are not used widely enough to be applicable in most cases.  Hence an
 operational solution is to use "service names" in the DNS.  If a node
 offers multiple services, but only some of them over IPv6, a DNS name
 may be added for each of these services or group of services (with
 the associated A/AAAA records), not just a single name for the
 physical machine, also including the AAAA records.  However, the
 applications cannot depend on this operational practice.
 The application should request all IP addresses without address
 family constraints and try all the records returned from the DNS, in
 some order, until a working address is found.  In particular, the
 application has to be able to handle all IP versions returned from
 the DNS.  This issue is discussed in more detail in [DNSOPV6].

3.3. Supporting Many Versions of an Application is Difficult

 During the application transition period, system administrators may
 have various versions of the same application (an IPv4-only
 application, an IPv6-only application, or an application supporting
 both IPv4 and IPv6).
 Typically one cannot know which IP versions must be supported prior
 to doing a DNS lookup *and* trying (see section 3.2) the addresses
 returned.  Therefore if multiple versions of the same application are
 available, the local users have difficulty selecting the right
 version supporting the exact IP version required.

Shin, Ed., et al. Informational [Page 6] RFC 4038 Application Aspects of IPv6 Transition March 2005

 To avoid problems with one application not supporting the specified
 protocol version, it is desirable to have hybrid applications
 supporting both.
 An alternative approach for local client applications could be to
 have a "wrapper application" that performs certain tasks (such as
 figuring out which protocol version will be used) and calls the
 IPv4/IPv6-only applications as necessary.  This application would
 perform connection establishment (or similar tasks) and pass the
 opened socket to another application.  However, as applications such
 as this would have to do more than just perform a DNS lookup or
 determine the literal IP address given, they will become complex --
 likely much more so than a hybrid application.  Furthermore, writing
 "wrapping" applications that perform complex operations with IP
 addresses (such as FTP clients) might be even more challenging or
 even impossible.  In short, wrapper applications do not look like a
 robust approach for application transition.

4. Description of Transition Scenarios and Guidelines

 Once the IPv6 network is deployed, applications supporting IPv6 can
 use IPv6 network services to establish IPv6 connections.  However,
 upgrading every node to IPv6 at the same time is not feasible, and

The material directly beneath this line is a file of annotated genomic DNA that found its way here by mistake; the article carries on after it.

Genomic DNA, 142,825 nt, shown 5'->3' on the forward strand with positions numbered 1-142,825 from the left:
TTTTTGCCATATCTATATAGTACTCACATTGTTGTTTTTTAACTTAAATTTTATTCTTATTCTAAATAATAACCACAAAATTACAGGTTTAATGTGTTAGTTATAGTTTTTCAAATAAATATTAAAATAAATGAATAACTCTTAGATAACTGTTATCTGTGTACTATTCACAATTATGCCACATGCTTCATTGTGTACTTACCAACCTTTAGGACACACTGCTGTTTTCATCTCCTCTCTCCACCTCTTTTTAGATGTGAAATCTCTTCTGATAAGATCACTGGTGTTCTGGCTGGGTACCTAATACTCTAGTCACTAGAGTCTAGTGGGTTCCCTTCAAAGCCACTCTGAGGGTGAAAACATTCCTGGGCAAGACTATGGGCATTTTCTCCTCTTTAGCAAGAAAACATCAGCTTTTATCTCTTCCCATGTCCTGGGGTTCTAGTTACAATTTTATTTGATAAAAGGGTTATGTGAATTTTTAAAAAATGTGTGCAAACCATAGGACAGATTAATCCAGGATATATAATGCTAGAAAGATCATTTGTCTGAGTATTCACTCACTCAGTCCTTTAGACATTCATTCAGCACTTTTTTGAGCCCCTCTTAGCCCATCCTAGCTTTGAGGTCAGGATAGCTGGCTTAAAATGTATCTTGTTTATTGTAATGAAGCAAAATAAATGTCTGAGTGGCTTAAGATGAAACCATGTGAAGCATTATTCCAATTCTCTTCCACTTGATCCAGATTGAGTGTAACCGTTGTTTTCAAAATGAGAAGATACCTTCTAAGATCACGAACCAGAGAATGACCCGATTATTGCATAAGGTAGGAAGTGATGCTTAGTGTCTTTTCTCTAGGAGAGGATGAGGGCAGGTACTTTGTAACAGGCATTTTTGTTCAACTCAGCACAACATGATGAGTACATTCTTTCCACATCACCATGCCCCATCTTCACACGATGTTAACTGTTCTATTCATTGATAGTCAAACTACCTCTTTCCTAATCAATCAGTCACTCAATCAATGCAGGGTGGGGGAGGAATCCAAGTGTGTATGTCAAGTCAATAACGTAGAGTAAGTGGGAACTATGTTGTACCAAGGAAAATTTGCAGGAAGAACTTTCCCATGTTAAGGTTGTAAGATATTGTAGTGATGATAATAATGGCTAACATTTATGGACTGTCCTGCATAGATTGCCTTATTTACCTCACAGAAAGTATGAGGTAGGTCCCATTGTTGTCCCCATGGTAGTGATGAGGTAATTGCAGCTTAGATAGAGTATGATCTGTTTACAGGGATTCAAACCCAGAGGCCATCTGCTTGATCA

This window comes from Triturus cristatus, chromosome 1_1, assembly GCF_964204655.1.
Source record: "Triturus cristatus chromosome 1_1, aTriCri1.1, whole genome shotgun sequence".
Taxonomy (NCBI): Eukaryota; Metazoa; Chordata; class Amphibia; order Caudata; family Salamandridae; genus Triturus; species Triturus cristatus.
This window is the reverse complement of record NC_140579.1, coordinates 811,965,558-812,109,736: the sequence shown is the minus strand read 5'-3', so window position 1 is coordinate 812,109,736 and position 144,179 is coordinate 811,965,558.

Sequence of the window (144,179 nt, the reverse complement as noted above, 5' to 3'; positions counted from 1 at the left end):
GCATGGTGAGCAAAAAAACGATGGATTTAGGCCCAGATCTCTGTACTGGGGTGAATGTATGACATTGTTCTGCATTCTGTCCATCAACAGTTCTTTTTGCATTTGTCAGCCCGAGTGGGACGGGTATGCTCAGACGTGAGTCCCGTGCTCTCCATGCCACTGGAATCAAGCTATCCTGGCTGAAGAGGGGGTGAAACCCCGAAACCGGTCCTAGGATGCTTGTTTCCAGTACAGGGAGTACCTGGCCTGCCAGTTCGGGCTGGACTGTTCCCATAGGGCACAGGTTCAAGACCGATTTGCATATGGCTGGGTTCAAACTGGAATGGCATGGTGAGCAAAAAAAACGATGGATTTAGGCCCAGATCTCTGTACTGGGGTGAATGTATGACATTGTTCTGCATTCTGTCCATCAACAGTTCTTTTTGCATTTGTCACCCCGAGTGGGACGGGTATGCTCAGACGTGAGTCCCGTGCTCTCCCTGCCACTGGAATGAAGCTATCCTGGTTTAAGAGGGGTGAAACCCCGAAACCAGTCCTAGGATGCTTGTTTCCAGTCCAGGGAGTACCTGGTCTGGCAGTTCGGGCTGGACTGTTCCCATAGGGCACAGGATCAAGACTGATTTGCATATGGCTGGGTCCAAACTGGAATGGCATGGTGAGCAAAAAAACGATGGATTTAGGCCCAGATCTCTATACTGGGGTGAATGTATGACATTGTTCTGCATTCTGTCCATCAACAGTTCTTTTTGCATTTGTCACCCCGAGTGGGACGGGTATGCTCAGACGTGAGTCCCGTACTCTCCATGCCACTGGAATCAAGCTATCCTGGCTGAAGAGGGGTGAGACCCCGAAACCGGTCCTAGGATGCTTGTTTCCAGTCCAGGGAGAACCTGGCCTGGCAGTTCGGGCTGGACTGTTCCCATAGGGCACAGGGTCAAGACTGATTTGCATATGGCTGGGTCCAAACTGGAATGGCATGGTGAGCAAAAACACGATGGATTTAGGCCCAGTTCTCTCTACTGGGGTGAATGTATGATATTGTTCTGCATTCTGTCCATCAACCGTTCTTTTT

transition from IPv4 to IPv6 will be a gradual process.
 Dual-stack nodes provide one solution to maintaining IPv4
 compatibility in unicast communications.  In this section we will
 analyze different application transition scenarios (as introduced in
 section 2) and guidelines for maintaining interoperability between
 applications running in different types of nodes.
 Note that the first two cases, IPv4-only and IPv6-only applications,
 are not interesting in the longer term; only few applications are
 inherently IPv4- or IPv6-specific, and should work with both
 protocols without having to care about which one is being used.

4.1. IPv4 Applications in a Dual-Stack Node

 In this scenario, the IPv6 protocol is added in a node, but IPv6-
 capable applications aren't yet available or installed.  Although the
 node implements the dual stack, IPv4 applications can only manage
 IPv4 communications and accept/establish connections from/to nodes
 that implement an IPv4 stack.
 To allow an application to communicate with other nodes using IPv6,
 the first priority is to port applications to IPv6.

Shin, Ed., et al. Informational [Page 7] RFC 4038 Application Aspects of IPv6 Transition March 2005

 In some cases (e.g., when no source code is available), existing IPv4
 applications can work if the Bump-in-the-Stack [BIS] or Bump-in-the-
 API [BIA] mechanism is installed in the node.  We strongly recommend
 that application developers not use these mechanisms when application
 source code is available.  Also, they should not be used as an excuse
 not to port software or to delay porting.
 When [BIA] or [BIS] is used, the problem described in section 3.2
 arises - (the IPv4 client in a [BIS]/[BIA] node tries to connect to
 an IPv4 server in a dual stack system).  However, one can rely on the
 [BIA]/[BIS] mechanism, which should cycle through all the addresses
 instead of applications.
 [BIS] and [BIA] do not work with all kinds of applications - in
 particular, with applications that exchange IP addresses as
 application data (e.g., FTP).  These mechanisms provide IPv4
 temporary addresses to the applications and locally make a
 translation between IPv4 and IPv6 communication.  Therefore, these
 IPv4 temporary addresses are only valid in the node scope.

4.2. IPv6 Applications in a Dual-Stack Node

 As we have seen in the previous section, applications should be
 ported to IPv6.  The easiest way to port an IPv4 application is to
 substitute the old IPv4 API references with the new IPv6 APIs with
 one-to-one mapping.  This way the application will be IPv6-only.
 This IPv6-only source code cannot work in IPv4-only nodes, so the old
 IPv4 application should be maintained in these nodes.  This
 necessitates having two similar applications working with different
 protocol versions, depending on the node they are running (e.g.,
 telnet and telnet6).  This case is undesirable, as maintaining two
 versions of the same source code per application could be difficult.